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C4.5 algorithm Let the classes be denoted {C 1, C 2,…, C k }. There are three possibilities for the content of the set of training samples T in the given.

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Presentation on theme: "C4.5 algorithm Let the classes be denoted {C 1, C 2,…, C k }. There are three possibilities for the content of the set of training samples T in the given."— Presentation transcript:

1 C4.5 algorithm Let the classes be denoted {C 1, C 2,…, C k }. There are three possibilities for the content of the set of training samples T in the given node of decision tree: 1. T contains one or more samples, all belonging to a single class C j. The decision tree for T is a leaf identifying class C j.

2 C4.5 algorithm 2. T contains no samples. The decision tree is again a leaf, but the class to be associated with the leaf must be determined from information other than T, such as the overall majority class in T. C4.5 algorithm uses as a criterion the most frequent class at the parent of the given node.

3 C4.5 algorithm 3. T contains samples that belong to a mixture of classes. In this situation, the idea is to refine T into subsets of samples that are heading towards single-class collections of samples. An appropriate test is chosen, based on single attribute, that has one or more mutually exclusive outcomes {O 1,O 2, …,O n }: T is partitioned into subsets T 1, T 2, …, T n where T i contains all the samples in T that have outcome O i of the chosen test. The decision tree for T consists of a decision node identifying the test and one branch for each possible outcome.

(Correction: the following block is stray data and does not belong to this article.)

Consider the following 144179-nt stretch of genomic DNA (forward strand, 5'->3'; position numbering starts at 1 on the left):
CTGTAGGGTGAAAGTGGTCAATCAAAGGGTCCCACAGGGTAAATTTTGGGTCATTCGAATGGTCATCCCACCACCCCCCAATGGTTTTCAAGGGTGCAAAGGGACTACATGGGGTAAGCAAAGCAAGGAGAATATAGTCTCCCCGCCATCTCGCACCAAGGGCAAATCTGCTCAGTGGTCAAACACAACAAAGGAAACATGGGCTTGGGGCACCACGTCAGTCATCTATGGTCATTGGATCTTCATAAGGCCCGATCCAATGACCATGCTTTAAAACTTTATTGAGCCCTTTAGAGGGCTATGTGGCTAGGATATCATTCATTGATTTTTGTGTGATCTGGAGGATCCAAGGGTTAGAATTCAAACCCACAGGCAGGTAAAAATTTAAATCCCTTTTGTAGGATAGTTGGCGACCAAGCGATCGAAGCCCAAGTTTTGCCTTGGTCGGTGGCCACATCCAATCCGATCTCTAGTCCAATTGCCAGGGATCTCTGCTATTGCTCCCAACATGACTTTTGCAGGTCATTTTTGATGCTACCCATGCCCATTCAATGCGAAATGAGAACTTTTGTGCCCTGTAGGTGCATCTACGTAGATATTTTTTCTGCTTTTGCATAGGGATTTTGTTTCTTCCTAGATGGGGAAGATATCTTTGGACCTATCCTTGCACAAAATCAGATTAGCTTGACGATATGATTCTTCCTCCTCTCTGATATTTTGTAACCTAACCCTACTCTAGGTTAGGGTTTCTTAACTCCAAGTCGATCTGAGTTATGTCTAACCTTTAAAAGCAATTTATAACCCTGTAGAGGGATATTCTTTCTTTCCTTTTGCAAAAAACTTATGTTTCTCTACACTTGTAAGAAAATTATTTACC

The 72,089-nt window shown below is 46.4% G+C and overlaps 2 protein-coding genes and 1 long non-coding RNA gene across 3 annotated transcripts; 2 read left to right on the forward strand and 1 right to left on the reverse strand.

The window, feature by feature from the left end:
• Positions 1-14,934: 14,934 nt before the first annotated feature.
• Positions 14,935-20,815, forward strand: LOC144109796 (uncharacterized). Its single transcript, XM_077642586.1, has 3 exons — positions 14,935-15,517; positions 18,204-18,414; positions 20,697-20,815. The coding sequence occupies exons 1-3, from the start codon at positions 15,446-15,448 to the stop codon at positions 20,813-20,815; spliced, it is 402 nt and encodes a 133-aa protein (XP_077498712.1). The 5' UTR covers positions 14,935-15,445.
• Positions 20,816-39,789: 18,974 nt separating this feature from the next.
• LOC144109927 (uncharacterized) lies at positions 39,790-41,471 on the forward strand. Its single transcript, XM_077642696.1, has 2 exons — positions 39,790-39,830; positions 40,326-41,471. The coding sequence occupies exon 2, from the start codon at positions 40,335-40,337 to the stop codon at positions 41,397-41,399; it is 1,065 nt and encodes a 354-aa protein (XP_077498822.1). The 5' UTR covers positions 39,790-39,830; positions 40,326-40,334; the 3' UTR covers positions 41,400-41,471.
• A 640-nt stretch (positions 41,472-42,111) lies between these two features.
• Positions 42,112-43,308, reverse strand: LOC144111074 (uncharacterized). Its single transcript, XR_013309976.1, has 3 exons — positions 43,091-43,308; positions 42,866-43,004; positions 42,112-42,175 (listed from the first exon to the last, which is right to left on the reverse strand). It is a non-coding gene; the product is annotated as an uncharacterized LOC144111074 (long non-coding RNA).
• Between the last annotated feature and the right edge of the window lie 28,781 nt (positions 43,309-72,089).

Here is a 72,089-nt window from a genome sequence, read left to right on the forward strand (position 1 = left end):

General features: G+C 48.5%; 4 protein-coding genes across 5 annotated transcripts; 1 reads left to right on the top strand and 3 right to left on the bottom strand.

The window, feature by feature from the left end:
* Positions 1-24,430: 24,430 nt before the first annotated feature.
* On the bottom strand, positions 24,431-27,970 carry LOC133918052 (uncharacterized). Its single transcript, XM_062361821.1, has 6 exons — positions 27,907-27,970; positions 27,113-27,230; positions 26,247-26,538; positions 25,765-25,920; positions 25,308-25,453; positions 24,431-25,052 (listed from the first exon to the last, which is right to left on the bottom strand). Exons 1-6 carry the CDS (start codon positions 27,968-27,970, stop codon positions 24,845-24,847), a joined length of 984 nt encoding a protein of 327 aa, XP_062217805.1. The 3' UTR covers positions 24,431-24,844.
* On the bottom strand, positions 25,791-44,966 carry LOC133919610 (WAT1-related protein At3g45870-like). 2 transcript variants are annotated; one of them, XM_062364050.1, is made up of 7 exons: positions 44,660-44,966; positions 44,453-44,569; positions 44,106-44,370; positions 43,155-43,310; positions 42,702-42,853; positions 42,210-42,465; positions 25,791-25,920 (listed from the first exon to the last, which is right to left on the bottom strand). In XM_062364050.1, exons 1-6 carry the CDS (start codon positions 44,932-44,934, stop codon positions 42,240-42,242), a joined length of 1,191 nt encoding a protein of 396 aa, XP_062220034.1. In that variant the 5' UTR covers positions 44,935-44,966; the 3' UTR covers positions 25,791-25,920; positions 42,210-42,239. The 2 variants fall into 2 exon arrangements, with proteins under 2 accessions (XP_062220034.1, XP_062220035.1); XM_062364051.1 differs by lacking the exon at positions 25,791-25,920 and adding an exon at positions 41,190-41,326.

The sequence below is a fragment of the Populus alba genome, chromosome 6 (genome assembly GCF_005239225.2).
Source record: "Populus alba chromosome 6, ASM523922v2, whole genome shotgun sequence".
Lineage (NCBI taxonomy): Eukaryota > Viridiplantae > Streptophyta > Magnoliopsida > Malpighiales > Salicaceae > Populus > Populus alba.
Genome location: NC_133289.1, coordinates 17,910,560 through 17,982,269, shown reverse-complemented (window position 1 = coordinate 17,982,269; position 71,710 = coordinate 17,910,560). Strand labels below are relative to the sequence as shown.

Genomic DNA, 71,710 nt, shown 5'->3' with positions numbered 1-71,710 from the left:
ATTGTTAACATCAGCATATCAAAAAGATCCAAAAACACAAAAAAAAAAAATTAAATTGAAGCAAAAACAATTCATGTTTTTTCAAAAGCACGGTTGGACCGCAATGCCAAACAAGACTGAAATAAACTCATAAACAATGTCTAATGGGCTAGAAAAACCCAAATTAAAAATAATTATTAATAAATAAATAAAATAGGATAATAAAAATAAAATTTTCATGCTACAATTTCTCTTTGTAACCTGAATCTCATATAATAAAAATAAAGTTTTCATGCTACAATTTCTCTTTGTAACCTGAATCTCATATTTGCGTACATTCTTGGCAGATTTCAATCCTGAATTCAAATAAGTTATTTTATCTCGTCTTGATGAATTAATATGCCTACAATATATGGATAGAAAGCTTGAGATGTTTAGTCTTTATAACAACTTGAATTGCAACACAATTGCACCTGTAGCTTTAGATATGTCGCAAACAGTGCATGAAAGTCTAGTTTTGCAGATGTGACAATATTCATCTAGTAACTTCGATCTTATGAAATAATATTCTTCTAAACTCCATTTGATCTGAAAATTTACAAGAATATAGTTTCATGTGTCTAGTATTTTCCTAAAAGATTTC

4 C4.5 algorithm Test – entropy: – If S is any set of samples, let freq (C i, S) stand for the number of samples in S that belong to class C i (out of k possible classes), and  S  denotes the number of samples in the set S. Then the entropy of the set S: Info(S) = -  ( (freq(C i, S)/  S  )  log 2 (freq(C i, S)/  S  )) i=1 k

5 C4.5 algorithm After set T has been partitioned in accordance with n outcomes of one attribute test X: Info x (T) =  ((  Ti  /  T  )  Info(Ti)) Gain(X) = Info(T) - Info x (T) Criterion: select an attribute with the highest Gain value. i=1 n

6 Example of C4.5 algorithm TABLE 7.1 (p.145) A simple flat database of examples for training

7 Example of C4.5 algorithm Info(T)=-9/14*log 2 (9/14)-5/14*log 2 (5/14) =0.940 bits Info x1 (T)=5/14(-2/5*log 2 (2/5)-3/5*log 2 (3/5)) +4/14(-4/4*log 2 (4/4)-0/4*log 2 (0/4)) +5/14(-3/5*log 2 (3/5)-2/5*log2(2/5)) =0.694 bits Gain(x1)= =0.246 bits

8 Example of C4.5 algorithm Test X1: Attribite1 Att.2 Att.3 Class True CLASS1 90 True CLASS2 85 False CLASS2 95 False CLASS2 70 False CLASS1 Att.2 Att.3 Class True CLASS1 78 False CLASS1 65 True CLASS1 75 False CLASS1 Att.2 Att.3 Class True CLASS2 70 True CLASS2 80 False CLASS1 96 False CLASS1 T1: T2: T3: A B C

9 Example of C4.5 algorithm Info(T)=-9/14*log 2 (9/14)-5/14*log 2 (5/14) =0.940 bits Info A 3 (T)=6/14(-3/6*log 2 (3/6)-3/6*log 2 (3/6)) +8/14(-6/8*log 2 (6/8)-2/8*log 2 (2/8)) =0.892 bits Gain(A 3 )= =0.048 bits